OSHA requirements are set by statute, standards and regulations. Our interpretation letters explain these requirements and how they apply to particular circumstances, but they cannot create additional employer obligations. This letter constitutes OSHA's interpretation of the requirements discussed. Note that our enforcement guidance may be affected by changes to OSHA rules. Also, from time to time we update our guidance in response to new information. To keep apprised of such developments, you can consult OSHA's website at https://www.osha.gov.

November 19, 1985

Mr. James M. Peirce
National Federation of Federal Employees
Suite 200
2020 K Street, N.W.
Washington, D.C. 20006

Dear Mr. Peirce:

This is in response to your letter of October 31 to Acting Assistant Secretary Patrick R. Tyson, concerning access to employee exposure and medical records.

In regard to your question as to whether or not Federal agencies, and specifically the Department of Interior, are bound to comply with the provisions of 29 CFR 1910.1020, you correctly noted that Executive Order 12196 mandates that all standards issued under Section 6 of the Occupational Safety and Health Act will be complied with by Federal agencies except where the Secretary of Labor approves alternate standards. You should also be aware that the Office of Personnel Management (OPM) has issued a notice for the establishment of OPM/Govt-10 Employees Medical File System Records. (50 F.R. 15253, April 17, 1985.) We have been informed that this notice has become final. OMP/Govt-10 provides,among other things, for routine uses of records maintained in the employee medical system records. Among the routine uses provided for is disclosure to officials of labor organizations recognized under 5 U.S.C. Chapter 71 in accordance with the Occupational Safety and Health Administration's records access rules. We are enclosing a copy of this notice for your information.

In regard to your question as to whether or not any alternate standard related to 29 CFR 1910.20 for the Department of Interior has been approved, the answer is not. No alternate standard for 29 CFR 1910.1020 has been approved for any Federal agency.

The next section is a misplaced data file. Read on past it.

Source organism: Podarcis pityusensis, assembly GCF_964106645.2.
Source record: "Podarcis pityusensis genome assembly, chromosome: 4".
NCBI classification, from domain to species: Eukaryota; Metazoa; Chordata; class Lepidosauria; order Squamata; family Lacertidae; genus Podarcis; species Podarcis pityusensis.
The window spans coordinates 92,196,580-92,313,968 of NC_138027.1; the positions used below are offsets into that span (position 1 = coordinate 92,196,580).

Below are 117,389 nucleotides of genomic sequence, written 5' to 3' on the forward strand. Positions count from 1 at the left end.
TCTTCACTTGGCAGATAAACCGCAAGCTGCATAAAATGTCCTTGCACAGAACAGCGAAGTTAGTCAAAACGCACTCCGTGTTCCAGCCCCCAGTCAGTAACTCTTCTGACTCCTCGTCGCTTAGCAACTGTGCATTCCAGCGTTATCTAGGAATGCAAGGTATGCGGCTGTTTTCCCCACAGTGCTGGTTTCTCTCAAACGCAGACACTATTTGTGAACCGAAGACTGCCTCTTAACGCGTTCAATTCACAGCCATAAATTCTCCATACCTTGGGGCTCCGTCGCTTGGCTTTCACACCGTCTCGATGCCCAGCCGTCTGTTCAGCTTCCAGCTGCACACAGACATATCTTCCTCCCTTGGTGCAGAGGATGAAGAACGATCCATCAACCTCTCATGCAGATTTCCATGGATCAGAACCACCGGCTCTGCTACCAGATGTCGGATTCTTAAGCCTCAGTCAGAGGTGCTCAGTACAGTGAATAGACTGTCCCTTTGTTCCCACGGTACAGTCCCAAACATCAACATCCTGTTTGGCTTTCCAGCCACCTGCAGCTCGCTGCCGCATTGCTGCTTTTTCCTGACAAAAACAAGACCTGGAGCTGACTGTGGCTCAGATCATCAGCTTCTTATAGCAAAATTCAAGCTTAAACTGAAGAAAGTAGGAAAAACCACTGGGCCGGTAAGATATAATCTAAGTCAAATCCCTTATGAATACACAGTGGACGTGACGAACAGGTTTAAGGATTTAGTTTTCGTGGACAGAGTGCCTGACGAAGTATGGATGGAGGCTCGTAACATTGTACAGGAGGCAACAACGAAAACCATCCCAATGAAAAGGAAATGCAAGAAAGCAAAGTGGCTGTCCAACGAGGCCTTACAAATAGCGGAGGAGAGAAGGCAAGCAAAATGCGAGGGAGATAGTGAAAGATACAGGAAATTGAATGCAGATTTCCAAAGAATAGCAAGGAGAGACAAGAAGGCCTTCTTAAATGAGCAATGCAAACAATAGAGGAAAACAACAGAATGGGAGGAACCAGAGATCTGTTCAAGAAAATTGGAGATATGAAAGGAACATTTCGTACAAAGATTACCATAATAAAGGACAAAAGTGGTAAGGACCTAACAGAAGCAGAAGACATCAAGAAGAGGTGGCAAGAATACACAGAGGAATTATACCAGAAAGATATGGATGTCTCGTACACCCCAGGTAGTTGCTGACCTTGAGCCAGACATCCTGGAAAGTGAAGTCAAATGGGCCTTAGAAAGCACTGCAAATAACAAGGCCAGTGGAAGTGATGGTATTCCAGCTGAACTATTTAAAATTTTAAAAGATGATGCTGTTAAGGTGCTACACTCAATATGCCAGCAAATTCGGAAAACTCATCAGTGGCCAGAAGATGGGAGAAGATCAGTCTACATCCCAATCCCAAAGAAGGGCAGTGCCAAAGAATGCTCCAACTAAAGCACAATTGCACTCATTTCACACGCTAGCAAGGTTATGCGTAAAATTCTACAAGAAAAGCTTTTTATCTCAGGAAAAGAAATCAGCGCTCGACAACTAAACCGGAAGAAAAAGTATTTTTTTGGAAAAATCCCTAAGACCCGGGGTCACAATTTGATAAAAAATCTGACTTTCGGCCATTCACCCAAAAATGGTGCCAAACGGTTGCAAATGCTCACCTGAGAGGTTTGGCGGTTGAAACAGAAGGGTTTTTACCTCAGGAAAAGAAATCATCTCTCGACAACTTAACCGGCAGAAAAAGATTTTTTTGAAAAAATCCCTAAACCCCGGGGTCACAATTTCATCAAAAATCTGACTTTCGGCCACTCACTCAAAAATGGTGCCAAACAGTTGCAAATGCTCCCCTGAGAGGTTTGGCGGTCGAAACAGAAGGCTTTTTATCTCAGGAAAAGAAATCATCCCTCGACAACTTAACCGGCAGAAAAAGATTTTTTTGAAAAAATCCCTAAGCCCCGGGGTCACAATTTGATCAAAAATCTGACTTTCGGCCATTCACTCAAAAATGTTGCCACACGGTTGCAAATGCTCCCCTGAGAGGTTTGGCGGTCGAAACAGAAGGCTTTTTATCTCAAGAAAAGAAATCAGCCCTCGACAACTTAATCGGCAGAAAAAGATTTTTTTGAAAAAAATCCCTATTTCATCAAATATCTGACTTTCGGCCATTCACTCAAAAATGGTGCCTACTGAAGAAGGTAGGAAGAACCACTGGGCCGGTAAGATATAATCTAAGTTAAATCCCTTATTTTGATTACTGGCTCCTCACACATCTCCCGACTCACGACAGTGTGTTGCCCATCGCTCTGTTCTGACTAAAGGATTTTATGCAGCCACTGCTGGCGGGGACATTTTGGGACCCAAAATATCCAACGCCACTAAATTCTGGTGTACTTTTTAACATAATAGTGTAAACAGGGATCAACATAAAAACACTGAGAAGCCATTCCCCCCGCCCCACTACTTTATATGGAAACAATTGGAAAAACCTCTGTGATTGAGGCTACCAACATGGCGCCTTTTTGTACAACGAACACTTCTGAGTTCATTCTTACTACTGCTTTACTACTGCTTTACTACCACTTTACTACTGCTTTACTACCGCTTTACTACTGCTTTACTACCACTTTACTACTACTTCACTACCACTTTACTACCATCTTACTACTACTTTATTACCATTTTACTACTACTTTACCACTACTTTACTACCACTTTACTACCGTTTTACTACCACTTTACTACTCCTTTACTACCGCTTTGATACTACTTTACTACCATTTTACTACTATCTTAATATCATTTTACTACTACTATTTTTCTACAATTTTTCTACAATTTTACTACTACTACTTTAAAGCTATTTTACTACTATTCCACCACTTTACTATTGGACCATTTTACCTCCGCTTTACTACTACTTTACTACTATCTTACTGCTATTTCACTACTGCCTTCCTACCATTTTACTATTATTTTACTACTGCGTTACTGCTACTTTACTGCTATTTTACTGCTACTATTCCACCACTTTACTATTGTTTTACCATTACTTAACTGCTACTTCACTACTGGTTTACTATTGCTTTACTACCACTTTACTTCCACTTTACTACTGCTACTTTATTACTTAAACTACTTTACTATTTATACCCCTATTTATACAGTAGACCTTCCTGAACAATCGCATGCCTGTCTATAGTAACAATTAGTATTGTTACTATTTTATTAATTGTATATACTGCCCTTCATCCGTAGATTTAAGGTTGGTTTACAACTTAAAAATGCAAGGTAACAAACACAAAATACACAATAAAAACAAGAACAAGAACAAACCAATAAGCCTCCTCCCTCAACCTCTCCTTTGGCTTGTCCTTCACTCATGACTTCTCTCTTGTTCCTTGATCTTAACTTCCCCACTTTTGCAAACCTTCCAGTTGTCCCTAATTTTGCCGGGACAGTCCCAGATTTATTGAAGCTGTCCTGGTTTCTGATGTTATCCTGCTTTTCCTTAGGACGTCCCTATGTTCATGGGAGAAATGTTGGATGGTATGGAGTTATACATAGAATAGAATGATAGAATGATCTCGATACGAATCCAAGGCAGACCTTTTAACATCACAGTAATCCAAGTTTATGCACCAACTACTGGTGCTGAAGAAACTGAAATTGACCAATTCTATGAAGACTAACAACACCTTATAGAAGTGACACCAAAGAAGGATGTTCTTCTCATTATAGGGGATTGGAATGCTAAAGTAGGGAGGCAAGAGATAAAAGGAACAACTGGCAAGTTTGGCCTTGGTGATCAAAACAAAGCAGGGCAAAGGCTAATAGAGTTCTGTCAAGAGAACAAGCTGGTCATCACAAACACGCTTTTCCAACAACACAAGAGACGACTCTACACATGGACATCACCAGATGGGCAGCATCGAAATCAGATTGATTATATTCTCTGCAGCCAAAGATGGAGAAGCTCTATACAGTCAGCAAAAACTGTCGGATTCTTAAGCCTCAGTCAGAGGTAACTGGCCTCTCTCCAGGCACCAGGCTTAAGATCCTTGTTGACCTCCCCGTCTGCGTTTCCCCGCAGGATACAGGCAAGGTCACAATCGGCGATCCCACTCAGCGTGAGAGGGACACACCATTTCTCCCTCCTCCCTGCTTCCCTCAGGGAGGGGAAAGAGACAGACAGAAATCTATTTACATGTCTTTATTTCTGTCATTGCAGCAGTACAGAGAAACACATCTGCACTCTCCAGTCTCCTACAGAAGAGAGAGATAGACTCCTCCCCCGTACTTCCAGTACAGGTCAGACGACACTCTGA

You also asked whether or not the standards you are concerned with apply to the Department of Interior as an employer. It is mandated, as stated previously, that agencies must comply with all standards issued under Section 6 of the Act.

We hope this satisfactorily addresses your concerns.


John B. Miles, Jr.
Directorate of Field Operations


October 31, 1985

Mr. Patrick R. Tyson
Acting Assistant Secretary for
Occupational Safety and Health Administration
U.S. Department of Labor
200 Constitution Avenue, N.W.
Washington, DC 20210

Dear Mr. Secretary:

The National Federation of Federal Employees requests the official position of the Occupational Safety and Health Administration regarding a matter within OSHA's jurisdiction. Is a Federal agency, specifically the U.S. Department of the Interior, bound to comply with the provisions of 29 C.F.R. 1910.1020 concerning "Access to Employee Exposure and Medical Records?"

This question arose in collective bargaining with the Bureau of Indian Affairs. Management representatives claimed that privacy considerations and special rules regarding medical records of Federal employees would preclude the union from even receiving sanitized records regarding employee exposure to such substances as lead and asbestos.

The union referred the Agency to Section 1-201(d) of Executive Order 12196 which requires the head of each Federal agency to "comply with all standards issued under Section 6 of the Act, except where the Secretary approves compliance with alternative standards." We also referred the Agency to 29 C.F.R. 1960.8 which states "The head of each agency shall comply with the Occupational Safety and Health Administration standards applicable to the Agency." Finally, we referred to 29 C.F.R. 1910.1020(e)(1)(i) which states, "Whenever an employee or designated representative requests access to a [medical] record, the employer shall assure that access is provided in a reasonable time, place, and manner, but in no event later than fifteen (15) days after the request for access is made." The Agency replied that it did not believe that the provisions of 29 C.F.R. 1910.1020, nor the specific provisions in 29 C.F.R. 1910.1001(i)(2) (asbestos exposure records) and 1910.1025(n)(4)(ii) (lead exposure records) applied to the Department of the Interior.

Has the Secretary of Labor approved application of alternative standards to those cited above for the U.S. Department of the Interior? Do the above-cited standards apply to the Department as an employer? We would appreciate your prompt response to these questions as the parties are currently in negotiations and this information will aid in a speedy conclusion of bargaining. If you or your staff wish to discuss this matter, please contact Labor Relations Specialist Charles Bernhardt at 862-4455.


James M. Peirce